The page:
Nice example of this early state of Barent Langenes's map of Sumatra and southern Malaysia (including Singapore), which first appeared in the 1598 edition of Langenes's Caert-Thresoor, published in Middelburg.
The present map is one of the earliest obtainable maps to focus on the Straits of Malacca and one of the earliest works engraved by Benjamin Wright.
Langenes's map was first issued in his Caert-Thresoor and later re-published in by Bertius in his Tabularum Geographicarum, beginning in 1600, with the total number of appearances of this map running to no less than 12 appearances between 1598 and 1650 in the two works by Langenes and Bertius .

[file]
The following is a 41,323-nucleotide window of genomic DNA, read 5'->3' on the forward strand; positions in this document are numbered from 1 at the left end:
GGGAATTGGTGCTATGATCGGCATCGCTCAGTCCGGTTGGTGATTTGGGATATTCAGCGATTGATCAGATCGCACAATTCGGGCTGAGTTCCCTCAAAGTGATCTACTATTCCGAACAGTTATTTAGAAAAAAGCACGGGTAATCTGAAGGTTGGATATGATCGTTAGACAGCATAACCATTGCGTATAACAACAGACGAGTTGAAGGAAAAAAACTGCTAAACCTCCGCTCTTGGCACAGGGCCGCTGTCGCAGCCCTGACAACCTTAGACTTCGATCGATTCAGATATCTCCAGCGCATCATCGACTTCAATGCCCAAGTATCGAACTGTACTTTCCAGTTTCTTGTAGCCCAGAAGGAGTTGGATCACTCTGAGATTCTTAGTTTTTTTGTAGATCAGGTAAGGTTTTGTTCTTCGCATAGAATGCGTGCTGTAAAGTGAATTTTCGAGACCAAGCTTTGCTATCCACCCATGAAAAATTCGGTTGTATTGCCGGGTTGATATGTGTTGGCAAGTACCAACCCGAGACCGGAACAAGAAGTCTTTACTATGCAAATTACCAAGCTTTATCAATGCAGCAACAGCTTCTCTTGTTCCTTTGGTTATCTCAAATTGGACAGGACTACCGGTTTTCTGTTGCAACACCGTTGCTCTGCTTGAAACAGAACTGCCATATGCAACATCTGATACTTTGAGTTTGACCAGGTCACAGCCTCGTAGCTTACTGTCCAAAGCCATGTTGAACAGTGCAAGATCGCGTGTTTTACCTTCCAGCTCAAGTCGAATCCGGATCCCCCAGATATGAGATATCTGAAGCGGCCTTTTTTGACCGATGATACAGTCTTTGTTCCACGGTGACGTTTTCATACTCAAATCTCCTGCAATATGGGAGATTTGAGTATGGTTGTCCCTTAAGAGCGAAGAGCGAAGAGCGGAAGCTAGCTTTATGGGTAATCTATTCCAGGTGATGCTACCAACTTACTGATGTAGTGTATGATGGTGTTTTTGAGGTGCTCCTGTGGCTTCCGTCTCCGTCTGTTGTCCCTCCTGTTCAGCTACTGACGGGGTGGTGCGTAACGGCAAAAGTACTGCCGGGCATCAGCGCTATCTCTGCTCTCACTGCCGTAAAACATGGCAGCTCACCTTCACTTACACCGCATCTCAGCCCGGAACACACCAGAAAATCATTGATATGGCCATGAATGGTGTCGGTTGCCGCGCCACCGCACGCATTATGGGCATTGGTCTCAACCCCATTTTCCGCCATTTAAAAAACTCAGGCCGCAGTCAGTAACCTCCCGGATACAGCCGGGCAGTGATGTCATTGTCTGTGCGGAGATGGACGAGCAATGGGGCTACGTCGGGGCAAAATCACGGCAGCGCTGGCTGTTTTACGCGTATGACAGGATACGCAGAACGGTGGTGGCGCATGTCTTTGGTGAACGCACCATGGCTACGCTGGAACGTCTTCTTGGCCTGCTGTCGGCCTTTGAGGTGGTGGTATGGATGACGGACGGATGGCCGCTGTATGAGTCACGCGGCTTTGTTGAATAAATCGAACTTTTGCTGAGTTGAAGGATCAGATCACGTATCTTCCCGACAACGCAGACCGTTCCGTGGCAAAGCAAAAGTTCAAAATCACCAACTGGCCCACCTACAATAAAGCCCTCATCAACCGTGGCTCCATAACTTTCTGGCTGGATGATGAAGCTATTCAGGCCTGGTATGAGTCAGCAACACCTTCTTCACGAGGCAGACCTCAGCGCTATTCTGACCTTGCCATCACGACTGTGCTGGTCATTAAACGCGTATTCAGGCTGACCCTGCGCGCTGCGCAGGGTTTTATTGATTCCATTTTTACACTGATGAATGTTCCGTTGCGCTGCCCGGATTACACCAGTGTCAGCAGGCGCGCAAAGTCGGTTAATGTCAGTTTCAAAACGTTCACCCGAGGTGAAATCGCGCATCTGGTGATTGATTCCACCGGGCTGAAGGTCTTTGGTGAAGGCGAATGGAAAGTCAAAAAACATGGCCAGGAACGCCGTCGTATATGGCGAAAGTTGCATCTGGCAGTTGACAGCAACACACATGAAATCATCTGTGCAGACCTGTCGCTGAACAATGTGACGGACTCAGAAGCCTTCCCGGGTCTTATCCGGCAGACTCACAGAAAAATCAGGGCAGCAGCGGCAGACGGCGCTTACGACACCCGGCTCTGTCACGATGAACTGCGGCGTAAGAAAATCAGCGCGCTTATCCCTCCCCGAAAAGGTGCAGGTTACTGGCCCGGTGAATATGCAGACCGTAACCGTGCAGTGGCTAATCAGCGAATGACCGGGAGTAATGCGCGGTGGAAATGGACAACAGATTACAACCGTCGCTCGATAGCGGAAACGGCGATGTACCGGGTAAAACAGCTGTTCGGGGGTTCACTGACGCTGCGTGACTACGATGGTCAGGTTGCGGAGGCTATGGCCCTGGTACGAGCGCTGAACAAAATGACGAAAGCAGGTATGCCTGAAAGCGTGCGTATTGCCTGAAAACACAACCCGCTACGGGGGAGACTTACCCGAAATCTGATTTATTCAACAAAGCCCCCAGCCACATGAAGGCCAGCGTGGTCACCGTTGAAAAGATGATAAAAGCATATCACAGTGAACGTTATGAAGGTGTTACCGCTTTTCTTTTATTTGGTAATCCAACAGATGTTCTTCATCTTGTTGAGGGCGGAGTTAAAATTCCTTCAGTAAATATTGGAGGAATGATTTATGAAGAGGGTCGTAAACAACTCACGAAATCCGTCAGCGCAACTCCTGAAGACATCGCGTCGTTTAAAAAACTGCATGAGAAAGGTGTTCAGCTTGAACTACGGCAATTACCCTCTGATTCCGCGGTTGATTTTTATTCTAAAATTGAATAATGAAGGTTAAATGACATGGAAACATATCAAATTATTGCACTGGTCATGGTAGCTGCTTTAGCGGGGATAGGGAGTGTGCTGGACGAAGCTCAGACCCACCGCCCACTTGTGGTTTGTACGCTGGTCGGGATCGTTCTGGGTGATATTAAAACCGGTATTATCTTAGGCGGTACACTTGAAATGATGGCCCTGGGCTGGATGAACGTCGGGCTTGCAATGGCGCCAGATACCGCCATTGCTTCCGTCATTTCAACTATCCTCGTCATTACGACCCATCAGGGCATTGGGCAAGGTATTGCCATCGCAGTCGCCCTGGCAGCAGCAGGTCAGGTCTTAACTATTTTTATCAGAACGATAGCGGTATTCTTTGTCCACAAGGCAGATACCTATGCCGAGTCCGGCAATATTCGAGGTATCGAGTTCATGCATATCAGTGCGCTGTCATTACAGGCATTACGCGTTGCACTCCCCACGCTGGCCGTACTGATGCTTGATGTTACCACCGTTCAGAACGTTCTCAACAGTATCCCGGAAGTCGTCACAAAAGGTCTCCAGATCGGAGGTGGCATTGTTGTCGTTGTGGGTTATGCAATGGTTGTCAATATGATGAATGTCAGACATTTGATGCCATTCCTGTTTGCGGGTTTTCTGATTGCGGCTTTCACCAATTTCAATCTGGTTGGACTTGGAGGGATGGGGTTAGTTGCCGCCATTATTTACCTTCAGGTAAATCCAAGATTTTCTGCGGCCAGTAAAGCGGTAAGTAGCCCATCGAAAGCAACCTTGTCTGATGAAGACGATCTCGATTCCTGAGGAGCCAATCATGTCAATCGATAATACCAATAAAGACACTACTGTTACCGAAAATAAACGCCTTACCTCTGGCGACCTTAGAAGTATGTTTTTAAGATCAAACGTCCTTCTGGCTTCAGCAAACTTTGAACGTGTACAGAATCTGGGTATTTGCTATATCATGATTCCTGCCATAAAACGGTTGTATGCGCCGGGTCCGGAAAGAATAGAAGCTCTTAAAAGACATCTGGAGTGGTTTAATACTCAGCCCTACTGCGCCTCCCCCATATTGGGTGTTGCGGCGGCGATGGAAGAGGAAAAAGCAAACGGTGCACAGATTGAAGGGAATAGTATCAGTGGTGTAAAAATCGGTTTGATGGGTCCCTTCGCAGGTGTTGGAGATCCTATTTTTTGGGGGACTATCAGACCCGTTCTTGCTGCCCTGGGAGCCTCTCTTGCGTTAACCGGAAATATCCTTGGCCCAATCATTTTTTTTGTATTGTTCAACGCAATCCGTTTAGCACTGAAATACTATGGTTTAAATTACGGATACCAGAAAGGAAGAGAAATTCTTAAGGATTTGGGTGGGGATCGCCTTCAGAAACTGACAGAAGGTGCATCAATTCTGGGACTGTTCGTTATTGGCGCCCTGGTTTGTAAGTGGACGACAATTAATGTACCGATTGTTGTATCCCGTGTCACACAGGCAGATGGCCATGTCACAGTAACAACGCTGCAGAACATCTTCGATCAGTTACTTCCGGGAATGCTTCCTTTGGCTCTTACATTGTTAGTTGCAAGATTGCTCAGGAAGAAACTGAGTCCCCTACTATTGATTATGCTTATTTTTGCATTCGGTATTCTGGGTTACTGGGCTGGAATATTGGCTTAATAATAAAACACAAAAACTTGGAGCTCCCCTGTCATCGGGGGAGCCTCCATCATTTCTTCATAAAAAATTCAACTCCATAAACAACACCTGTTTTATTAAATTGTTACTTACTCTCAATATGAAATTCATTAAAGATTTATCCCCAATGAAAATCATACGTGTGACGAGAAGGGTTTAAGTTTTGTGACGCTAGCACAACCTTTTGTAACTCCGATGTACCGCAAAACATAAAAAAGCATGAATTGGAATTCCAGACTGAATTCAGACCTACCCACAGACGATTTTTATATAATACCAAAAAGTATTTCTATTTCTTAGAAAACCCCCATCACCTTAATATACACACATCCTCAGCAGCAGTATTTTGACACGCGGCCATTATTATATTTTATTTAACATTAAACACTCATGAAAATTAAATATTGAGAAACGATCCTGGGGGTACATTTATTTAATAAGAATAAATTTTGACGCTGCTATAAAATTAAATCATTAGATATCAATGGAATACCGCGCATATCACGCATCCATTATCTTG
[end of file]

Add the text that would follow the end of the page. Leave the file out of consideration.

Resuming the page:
Barent Langenes was a Dutch publisher and engraver at the turn of the seventeenth century. He worked in Middleburg, Netherlands. He is best known for his publication of Petrus Bertius’ Caert-Thresoor in 1598. This pocket world atlas was small, printed in the vernacular, and was more affordable than folio-sized competitors, allowing more people to own and use atlases. The atlas was a commercial success and was printed twelve times in Dutch, French, Latin, and German editions between 1598 and 1650, although Langenes was most likely only involved in the first two Dutch editions (1598 and 1599).